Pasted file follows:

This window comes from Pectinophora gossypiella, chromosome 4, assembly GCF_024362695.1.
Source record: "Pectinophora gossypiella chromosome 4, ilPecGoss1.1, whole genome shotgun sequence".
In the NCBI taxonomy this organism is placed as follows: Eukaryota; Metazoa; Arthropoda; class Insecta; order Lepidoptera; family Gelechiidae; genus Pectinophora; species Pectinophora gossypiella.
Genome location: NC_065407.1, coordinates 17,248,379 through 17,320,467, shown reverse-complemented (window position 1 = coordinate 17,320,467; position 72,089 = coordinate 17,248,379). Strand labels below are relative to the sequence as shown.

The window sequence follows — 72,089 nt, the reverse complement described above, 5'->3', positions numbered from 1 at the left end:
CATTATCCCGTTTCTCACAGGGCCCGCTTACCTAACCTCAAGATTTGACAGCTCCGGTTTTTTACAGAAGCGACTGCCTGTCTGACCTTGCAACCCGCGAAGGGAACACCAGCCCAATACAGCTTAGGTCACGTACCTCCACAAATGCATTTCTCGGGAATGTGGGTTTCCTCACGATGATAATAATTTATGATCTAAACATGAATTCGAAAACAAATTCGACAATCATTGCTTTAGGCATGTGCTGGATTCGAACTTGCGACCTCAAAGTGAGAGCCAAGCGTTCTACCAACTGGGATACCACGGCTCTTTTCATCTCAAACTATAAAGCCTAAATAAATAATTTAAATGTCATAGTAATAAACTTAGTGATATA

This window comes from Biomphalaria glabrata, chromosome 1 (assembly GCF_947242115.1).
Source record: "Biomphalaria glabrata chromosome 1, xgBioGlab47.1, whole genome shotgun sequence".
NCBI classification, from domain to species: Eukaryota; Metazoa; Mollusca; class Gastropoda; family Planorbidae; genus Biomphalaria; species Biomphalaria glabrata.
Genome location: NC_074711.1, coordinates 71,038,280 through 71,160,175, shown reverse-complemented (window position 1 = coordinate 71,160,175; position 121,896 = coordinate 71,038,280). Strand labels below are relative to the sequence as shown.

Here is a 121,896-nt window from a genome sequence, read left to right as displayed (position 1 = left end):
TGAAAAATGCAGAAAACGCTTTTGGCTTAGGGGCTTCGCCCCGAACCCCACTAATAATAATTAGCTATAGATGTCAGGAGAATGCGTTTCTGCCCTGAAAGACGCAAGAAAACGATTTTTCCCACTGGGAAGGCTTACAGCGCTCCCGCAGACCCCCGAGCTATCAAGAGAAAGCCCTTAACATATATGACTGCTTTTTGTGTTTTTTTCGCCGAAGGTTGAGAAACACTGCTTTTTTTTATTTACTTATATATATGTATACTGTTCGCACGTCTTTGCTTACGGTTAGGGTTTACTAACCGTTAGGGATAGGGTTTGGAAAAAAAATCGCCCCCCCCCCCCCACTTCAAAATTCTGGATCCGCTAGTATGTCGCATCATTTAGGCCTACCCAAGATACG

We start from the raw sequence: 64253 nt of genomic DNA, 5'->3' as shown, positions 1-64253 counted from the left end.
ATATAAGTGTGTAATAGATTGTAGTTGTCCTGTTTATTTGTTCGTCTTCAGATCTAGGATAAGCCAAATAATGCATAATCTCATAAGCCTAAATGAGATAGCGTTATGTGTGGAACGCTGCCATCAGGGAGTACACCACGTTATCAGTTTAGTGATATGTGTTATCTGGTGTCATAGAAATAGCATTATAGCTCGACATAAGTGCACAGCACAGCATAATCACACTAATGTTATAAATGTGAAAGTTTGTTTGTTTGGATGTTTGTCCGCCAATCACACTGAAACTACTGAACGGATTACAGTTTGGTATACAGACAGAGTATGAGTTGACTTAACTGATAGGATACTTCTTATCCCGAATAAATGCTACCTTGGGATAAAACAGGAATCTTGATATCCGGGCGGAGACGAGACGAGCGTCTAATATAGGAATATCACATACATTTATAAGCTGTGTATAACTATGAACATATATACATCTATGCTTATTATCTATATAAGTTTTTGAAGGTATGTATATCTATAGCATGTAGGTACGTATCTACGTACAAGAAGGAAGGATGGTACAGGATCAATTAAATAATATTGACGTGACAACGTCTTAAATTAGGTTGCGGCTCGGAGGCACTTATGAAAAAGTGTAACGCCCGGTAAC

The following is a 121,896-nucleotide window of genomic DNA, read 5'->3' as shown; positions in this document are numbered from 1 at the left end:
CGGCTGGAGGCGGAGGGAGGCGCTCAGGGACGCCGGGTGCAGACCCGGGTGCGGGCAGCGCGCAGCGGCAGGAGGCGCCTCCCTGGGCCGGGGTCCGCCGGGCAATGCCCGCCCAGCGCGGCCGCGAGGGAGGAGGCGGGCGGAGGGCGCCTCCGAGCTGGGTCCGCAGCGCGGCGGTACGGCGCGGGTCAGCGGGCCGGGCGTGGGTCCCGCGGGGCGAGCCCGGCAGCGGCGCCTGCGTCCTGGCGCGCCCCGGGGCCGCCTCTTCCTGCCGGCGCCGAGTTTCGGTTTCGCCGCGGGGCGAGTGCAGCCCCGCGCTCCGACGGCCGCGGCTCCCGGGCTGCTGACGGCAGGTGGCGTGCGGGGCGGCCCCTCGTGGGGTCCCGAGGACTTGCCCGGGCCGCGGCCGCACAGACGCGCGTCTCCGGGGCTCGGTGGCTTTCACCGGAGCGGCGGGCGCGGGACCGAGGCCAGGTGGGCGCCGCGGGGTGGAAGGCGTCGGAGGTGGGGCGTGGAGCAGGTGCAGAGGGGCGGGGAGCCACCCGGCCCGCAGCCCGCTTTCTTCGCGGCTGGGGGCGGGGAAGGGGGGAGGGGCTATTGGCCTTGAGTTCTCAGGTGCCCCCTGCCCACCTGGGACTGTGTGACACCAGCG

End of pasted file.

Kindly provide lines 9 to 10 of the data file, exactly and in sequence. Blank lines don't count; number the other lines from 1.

NCBI classification, from domain to species: Eukaryota; Metazoa; Mollusca; class Gastropoda; family Planorbidae; genus Biomphalaria; species Biomphalaria glabrata.
Genome location: NC_074711.1, coordinates 71,038,280 through 71,160,175, shown reverse-complemented (window position 1 = coordinate 71,160,175; position 121,896 = coordinate 71,038,280). Strand labels below are relative to the sequence as shown.